the jury. Eight, appellants Yocum, Shirley, Joseph O'Brien, Columbo, Taylor, Layton, McLain and Hinkel, were convicted of all three offenses. Three, appellants Tolassi, Michael O'Brien and Dolinski, were convicted of those counts charging riot and conspiracy. The eight appellants convicted of all charges were sentenced as follows: on the count charging riot, a fine of one thousand ($1,000) dollars and a term of imprisonment of from one to three years; on the count charging malicious destruction of fences, a fine of fifty ($50) dollars and a concurrent term of three to six months imprisonment; on the count charging conspiracy, a two year probationary period to be served consecutively to the term of imprisonment imposed. The three appellants convicted of riot and conspiracy were sentenced to a term of imprisonment of nine months to two years and fined one thousand ($1,000) dollars on that count charging riot; and on that count charging conspiracy, to a consecutive two year probationary term and a fine of five hundred dollars.

Following denial of appellants' post-verdict motions in the trial court, appeals were taken to the Superior Court. On October 20, 1978, that court affirmed the judgments of sentence. Commonwealth v. Tolassi, 258 Pa. Super. 194, 392 A.2d 750 (1978). We granted a petition for allowance of appeal.

Appellants advance nine assertions of error. We address these seriatim.

Initially appellants argue the trial court erred in denying their pretrial motion for severance. In support of this assertion appellants propound, essentially, three rationales. First, appellants claim that the publicity attendant to the instant case characterized the crime as an example of labor union violence, particularly emphasizing the allegedly violent history of Local 30 of the Roofers Union. As all fourteen of the defendants in the instant case were roofers, and thirteen were members of Local 30, appellants contend a strong likelihood of associational guilt existed. Second, appellants assert the Commonwealth's case focused on the activities of groups of persons rather than upon individuals,

[ 489 Pa. Page 49]

    and hence the jury was unable to determine whether individual appellants were engaged in criminal activity. Finally, appellants argue that since the Commonwealth's case rested principally upon photographic evidence, to-wit, photographs of the riot taken by a non-involved observer, and since aside from the photographs no witness identified any appellant as having participated in the crimes, the jury was faced with what appellants characterize as the extremely difficult if not impossible task of keeping straight the names and actions of the accused. Appellants rely for support primarily upon our decision in Commonwealth v. Belgrave, 445 Pa. 311, 285 A.2d 448 (1971).

The decision whether to sever cases against co-defendants is one within the sound discretion of the trial court. Commonwealth v. Kloiber, 378 Pa. 412, 106 A.2d 820 (1954), cert. denied, 348 U.S. 875, 75 S.Ct. 112, 99 L.Ed. 688 (1954); Pa.R.Crim.P. 219. Such a decision will be reversed only where there has been a manifest abuse of that discretion. Commonwealth v. Lasch, 464 Pa. 573, 347 A.2d 690 (1975) (opinion in support of affirmance); Commonwealth v. Patrick, 416 Pa. 437, 206 A.2d 295, appeal after remand 424 Pa. 380, 227 A.2d 849 (1965). And the critical factor in one analysis is the prejudice which inures to the accused as a result of the trial court's determination. Commonwealth v. Peterson, 453 Pa. 187, 194, 307 A.2d 264, 267 (1973); Commonwealth v. Lasch, supra, 464 Pa. at 584-585, 347 A.2d 690. From this perspective it can be seen that appellants' reliance upon Belgrave, supra, is misplaced.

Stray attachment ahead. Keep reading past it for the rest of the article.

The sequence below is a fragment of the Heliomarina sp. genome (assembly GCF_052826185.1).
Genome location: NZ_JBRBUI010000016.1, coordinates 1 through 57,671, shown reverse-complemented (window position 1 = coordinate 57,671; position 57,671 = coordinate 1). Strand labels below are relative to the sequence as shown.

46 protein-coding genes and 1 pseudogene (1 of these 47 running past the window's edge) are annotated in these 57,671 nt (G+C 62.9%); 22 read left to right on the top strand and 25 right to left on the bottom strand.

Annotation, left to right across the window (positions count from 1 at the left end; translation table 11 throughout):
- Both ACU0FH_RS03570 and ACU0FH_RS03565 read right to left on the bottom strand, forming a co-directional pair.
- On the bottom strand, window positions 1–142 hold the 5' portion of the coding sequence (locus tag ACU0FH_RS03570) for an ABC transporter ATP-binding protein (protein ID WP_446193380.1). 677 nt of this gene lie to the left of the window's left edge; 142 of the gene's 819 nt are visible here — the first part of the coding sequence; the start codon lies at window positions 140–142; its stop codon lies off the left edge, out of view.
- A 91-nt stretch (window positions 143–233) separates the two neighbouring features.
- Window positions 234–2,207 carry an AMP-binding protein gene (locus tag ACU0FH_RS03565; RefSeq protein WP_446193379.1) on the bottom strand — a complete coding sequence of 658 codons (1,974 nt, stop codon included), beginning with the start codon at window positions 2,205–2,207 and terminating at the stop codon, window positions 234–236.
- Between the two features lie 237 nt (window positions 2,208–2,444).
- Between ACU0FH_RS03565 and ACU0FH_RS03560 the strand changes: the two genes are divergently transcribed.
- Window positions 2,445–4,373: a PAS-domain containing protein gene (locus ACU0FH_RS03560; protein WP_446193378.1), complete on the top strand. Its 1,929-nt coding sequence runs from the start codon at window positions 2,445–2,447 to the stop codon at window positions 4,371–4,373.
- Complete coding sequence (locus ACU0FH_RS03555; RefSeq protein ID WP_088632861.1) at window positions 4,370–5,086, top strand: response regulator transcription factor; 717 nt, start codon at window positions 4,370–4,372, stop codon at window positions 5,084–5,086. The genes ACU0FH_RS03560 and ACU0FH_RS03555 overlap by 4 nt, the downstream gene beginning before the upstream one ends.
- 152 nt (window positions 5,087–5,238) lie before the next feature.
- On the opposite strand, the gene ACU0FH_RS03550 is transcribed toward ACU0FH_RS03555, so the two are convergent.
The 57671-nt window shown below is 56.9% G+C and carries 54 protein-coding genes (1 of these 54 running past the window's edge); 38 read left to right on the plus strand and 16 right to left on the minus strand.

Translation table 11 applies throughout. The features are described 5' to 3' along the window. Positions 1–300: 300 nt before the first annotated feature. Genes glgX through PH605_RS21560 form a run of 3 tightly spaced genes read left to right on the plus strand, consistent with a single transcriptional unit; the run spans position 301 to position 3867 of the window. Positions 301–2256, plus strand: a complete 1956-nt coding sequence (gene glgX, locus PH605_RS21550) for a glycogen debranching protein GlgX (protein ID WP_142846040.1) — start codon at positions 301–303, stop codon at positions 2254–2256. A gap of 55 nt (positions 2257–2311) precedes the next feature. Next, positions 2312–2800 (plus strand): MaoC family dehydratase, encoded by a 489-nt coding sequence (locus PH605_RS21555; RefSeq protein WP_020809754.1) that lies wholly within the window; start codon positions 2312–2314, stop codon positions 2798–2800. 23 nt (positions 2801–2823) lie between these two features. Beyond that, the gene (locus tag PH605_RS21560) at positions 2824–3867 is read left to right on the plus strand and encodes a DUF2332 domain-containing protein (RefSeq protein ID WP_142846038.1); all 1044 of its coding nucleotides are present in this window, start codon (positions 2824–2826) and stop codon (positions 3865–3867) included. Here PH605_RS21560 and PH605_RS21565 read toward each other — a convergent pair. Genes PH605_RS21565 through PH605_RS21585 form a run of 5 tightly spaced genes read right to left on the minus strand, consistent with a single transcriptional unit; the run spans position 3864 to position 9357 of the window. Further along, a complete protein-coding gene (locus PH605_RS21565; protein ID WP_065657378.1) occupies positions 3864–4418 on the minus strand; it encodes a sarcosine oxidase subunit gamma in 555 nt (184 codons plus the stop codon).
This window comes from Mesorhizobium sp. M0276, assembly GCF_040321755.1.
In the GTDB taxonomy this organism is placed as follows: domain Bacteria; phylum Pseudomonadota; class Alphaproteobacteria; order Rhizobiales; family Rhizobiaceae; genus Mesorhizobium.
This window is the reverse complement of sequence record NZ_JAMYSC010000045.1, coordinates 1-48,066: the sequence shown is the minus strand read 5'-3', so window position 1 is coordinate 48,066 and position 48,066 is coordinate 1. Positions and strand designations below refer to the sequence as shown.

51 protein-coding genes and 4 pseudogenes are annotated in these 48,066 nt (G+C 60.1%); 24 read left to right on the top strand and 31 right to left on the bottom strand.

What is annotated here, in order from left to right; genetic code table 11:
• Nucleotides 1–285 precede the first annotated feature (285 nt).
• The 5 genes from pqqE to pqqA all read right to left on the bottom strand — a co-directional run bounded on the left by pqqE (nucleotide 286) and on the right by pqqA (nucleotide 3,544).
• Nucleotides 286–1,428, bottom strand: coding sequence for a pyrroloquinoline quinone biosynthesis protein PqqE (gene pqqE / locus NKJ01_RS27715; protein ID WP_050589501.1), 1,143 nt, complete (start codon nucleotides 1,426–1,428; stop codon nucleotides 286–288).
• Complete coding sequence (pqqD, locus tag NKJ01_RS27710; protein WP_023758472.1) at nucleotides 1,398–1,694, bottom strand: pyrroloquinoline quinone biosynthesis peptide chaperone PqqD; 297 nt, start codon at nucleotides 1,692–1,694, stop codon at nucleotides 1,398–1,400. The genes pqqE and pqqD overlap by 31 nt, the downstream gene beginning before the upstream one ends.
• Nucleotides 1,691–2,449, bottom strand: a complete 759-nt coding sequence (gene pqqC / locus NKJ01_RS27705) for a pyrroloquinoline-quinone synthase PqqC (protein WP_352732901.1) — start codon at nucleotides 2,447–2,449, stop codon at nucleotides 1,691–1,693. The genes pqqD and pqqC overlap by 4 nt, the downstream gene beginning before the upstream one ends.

In Belgrave, sixteen individuals were charged with riot and assault, charges which arose out of a melee at a high school football game. In addition, however, to the general riot charges, five of the sixteen were charged with a separate assault upon a band musician, and a sixth was charged with an assault upon spectators. Although, as we said, "there was one riotous scene, the riot [could have been] viewed as the background of two prominent features: the assault on the band member and the assault on the . . . spectators." Id., 445 Pa. at 315, 285 A.2d at 450. "Quite

[ 489 Pa. Page 50]

    simply," we held "there [was] a very real possibility that those appellants having no connection with the assaults were nonetheless prejudiced by that evidence." Id., 445 Pa. at 316, 285 A.2d at 450.

In the instant case, however, all appellants were charged with identical offenses: riot, malicious destruction of fences and conspiracy. All the offenses so charged arose from the same criminal activity, i. e., the destruction of the cyclone fence which enclosed the construction site. Moreover, unlike Belgrave, id., the evidence in the instant case consisted not of witness identification testimony but rather of photographs depicting the riot in progress, eliminating what we decried in Belgrave, viz, "the constant shifting of names presented to the jury [which] might possibly blur the jury's vision." Id. Finally, the result in the instant case contravenes ...